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September Quarterly Hogs & Pigs Report Summary

by 5m Editor
29 September 2009, at 11:21am

US - The September report came in a little more positive than the trade estimates, write Ron Plain and Glenn Grimes.

The average of the trade estimates was for a 1.8 per cent decline. Kept for breeding was down 3.1 per cent according to USDA; the trade estimate was for a 2.6 per cent decline. The market inventory was down 2.2 per cent and the trade estimate was for a 1.7 per cent decline. (See Table 1) On the Monday after the report was released, the futures market opened with gains of $0.22 to $0.70 per cwt.

USDA revised upward their estimate of the number of litters farrowed during December-February 2009 by 1.5 per cent and the pig crop during those months by 1.6 per cent. This brought the June market hog inventory more in line with summer hog slaughter. USDA revised upward the 60-179 pound market inventories in June by 0.7 per cent in the September report. The 180 pound inventory on 1 September was consistent with September marketings.

In recent reports the USDA has estimated numbers a little below the trade estimates but actual marketings on average have been above the trade estimates. We must remember the USDA estimates are based on a sample and the trade estimates are based on other statistics and opinions. Therefore, both estimates are subject to error. We certainly hope the USDA’s September estimates are the more correct ones.

Our domestic demand index for pork for January-August was up 3.9 per cent at the consumer level but live hog demand was down 4.7 per cent for these 8 months compared to a year ago. The weaker live hog demand than consumer demand was due to 20 per cent smaller exports in 2009 than 2008.

There is some chance that both consumer demand and live hog demand this winter and into 2010 will be positive, especially live hog demand compared to the first 7 months of 2009. This hope is based on a stronger general economy and a weaker US dollar which is positive for exports. There are also some potential storm clouds. What will be the reaction of consumers and importers if we get some swine herds developing H1N1 flu this fall and winter?

The retail price of pork in August was down 0.8 per cent from July and down 2.8 per cent from August 2008. However, for the first 8 months of 2009, retail pork prices were 1.8 per cent above last year.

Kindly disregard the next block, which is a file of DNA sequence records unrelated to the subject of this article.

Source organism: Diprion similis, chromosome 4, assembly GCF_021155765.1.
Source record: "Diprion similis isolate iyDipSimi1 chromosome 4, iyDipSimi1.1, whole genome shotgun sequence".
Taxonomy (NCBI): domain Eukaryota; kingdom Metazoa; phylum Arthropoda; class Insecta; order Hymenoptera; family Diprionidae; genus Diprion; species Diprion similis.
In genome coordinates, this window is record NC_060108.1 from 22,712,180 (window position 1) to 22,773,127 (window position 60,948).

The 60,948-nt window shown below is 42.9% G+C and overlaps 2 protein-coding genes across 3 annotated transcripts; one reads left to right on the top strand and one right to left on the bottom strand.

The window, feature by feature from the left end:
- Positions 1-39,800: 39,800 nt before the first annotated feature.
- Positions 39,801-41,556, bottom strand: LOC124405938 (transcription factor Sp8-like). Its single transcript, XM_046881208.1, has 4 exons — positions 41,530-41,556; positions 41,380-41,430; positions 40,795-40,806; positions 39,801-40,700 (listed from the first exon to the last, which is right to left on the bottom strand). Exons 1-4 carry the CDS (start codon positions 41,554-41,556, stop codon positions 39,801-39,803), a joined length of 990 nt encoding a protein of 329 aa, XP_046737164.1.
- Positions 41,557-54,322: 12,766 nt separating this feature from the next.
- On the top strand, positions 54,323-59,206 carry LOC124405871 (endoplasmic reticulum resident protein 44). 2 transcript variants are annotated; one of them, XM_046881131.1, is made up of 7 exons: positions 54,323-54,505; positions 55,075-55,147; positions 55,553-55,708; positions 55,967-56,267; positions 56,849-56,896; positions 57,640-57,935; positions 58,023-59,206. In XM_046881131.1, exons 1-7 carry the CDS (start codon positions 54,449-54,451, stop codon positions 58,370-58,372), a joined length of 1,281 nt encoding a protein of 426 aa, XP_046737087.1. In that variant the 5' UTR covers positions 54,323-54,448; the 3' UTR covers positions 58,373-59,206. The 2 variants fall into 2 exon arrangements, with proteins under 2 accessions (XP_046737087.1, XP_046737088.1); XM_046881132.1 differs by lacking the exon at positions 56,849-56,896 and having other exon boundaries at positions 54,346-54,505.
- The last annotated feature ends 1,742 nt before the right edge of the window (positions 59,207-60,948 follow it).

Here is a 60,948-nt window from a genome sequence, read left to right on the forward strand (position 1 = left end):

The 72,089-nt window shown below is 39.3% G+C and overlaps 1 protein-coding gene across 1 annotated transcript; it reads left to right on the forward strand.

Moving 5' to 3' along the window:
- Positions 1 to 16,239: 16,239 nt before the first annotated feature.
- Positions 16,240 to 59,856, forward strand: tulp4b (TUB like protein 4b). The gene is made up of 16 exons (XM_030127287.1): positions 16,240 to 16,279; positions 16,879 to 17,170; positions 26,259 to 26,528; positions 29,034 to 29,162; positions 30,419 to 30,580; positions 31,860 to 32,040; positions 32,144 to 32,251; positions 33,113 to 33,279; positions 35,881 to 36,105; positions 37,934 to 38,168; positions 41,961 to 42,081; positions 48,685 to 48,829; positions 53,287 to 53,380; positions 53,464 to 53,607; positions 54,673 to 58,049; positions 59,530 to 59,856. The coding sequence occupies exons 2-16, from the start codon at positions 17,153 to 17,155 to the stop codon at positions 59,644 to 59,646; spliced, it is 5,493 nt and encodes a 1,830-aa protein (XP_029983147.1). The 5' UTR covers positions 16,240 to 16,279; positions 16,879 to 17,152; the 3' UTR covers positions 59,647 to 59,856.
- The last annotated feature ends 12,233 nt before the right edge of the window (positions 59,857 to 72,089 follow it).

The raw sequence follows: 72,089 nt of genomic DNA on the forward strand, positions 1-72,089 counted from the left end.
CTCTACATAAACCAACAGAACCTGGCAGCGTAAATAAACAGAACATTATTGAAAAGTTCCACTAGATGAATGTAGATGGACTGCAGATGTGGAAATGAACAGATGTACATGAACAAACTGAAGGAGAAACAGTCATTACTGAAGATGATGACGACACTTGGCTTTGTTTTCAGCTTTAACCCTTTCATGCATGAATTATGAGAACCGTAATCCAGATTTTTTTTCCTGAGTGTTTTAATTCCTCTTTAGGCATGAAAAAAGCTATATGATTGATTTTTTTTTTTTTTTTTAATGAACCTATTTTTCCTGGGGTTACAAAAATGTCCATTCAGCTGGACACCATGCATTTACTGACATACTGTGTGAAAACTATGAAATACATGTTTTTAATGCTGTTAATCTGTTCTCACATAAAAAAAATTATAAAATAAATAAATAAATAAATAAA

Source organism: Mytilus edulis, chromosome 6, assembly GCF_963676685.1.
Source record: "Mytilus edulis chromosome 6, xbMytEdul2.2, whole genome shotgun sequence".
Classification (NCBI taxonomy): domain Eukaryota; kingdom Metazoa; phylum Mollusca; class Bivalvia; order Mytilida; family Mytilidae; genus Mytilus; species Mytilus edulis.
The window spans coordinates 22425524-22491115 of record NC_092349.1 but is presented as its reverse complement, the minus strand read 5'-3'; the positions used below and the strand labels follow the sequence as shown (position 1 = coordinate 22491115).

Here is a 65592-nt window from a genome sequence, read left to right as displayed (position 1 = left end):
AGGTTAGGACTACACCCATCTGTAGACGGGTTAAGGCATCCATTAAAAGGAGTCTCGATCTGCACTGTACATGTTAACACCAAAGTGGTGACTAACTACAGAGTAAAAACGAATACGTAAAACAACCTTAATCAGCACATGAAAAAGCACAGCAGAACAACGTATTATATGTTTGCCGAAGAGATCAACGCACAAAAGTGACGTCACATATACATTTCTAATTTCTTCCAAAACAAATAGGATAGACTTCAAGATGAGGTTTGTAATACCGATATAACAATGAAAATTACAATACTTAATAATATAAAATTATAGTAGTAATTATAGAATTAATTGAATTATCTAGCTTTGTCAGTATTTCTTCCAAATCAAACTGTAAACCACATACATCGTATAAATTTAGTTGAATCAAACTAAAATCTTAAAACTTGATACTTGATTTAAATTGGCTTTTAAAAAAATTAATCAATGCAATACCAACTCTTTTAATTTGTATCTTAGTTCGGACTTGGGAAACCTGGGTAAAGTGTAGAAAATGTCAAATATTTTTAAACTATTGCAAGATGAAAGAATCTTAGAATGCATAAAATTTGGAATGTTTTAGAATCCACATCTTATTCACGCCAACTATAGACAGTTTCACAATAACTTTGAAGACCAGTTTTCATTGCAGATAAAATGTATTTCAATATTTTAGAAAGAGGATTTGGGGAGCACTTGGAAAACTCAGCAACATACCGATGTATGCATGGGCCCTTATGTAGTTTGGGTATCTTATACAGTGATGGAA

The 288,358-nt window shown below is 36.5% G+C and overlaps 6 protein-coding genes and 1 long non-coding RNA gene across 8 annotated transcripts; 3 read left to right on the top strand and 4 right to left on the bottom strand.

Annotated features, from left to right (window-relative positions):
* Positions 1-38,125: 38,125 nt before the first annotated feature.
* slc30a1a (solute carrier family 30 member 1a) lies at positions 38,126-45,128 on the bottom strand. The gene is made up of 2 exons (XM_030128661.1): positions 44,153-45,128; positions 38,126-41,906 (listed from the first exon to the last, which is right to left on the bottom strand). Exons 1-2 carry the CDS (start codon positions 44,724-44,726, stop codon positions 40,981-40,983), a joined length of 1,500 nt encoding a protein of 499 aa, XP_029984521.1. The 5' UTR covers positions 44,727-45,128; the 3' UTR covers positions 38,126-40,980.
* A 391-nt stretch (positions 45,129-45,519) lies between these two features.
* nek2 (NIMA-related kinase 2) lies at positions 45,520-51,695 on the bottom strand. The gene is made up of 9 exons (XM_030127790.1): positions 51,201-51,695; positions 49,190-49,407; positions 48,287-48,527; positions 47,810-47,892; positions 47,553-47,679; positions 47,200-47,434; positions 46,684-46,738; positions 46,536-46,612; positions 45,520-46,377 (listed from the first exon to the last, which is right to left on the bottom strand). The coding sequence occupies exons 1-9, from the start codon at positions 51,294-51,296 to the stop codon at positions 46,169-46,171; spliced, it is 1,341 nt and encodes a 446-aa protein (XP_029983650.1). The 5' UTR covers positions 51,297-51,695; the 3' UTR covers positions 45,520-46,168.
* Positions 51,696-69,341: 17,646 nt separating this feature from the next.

Only the processor-retailer benefitted from these higher retail pork prices. The retailer-processor margin was up 12.4 per cent for January-August 2009 compared to the same period in 2008. The packer margin was down 6.1 per cent for these 8 months and live hog prices were down 15.5 per cent compared to a year ago.

Pork exports for January-July were down 19.3 per cent from 12-months earlier. The good news is that July exports were above June and down only about 10 per cent from last year. Net pork exports as a percent of production at 14.2 per cent was down from 17.9 per cent for January-July 2009 compared to 2008.

The value of pork exports and variety meats per hog slaughtered for January-July at $39.08 per hog was down over about 5 per cent from the same period of 2008. The value of variety meat exports per hog for January-July of this year was $6.70 compared to $5.40 last year.

Our slaughter estimates for October-December based on the 60-179 pound market inventories is for a decline of 1.9 per cent from last year. With this level of production, we expect 51-52 per cent lean hogs, live, to average in the low to mid-$30s and non-packer-sold hogs to average in the upper $40s in the carcass.

For the first quarter of 2010 we expect slaughter to be down 3.7 per cent from a year earlier, 51-52 per cent lean hogs to average the upper $30s live, and non-packer-sold carcass hogs to average in the low $50s.

Our sow and gilt data indicated a speed-up in the decline in the breeding herd in mid-August. If this is occurring and continues, there is a possibility that production will be down more in the last half of 2010 than in the first half.

USDA said pigs per litter were up 2.0 per cent in June-August, the smallest quarterly increase since the spring of 2008. Farrowing intentions point to a reduction of about 3.2 per cent for this fall and winter.

Productivity growth in pig numbers should nearly offset reduced hog imports, therefore marketings in the second and third quarters of 2010 will likely be down about as much as the reduced farrowings.

Our estimates of slaughter and prices for the next four quarters are in Table 4.

Further Reading

- You can view the USDA Quarterly Hogs and Pigs Report - September 2009 by clicking here.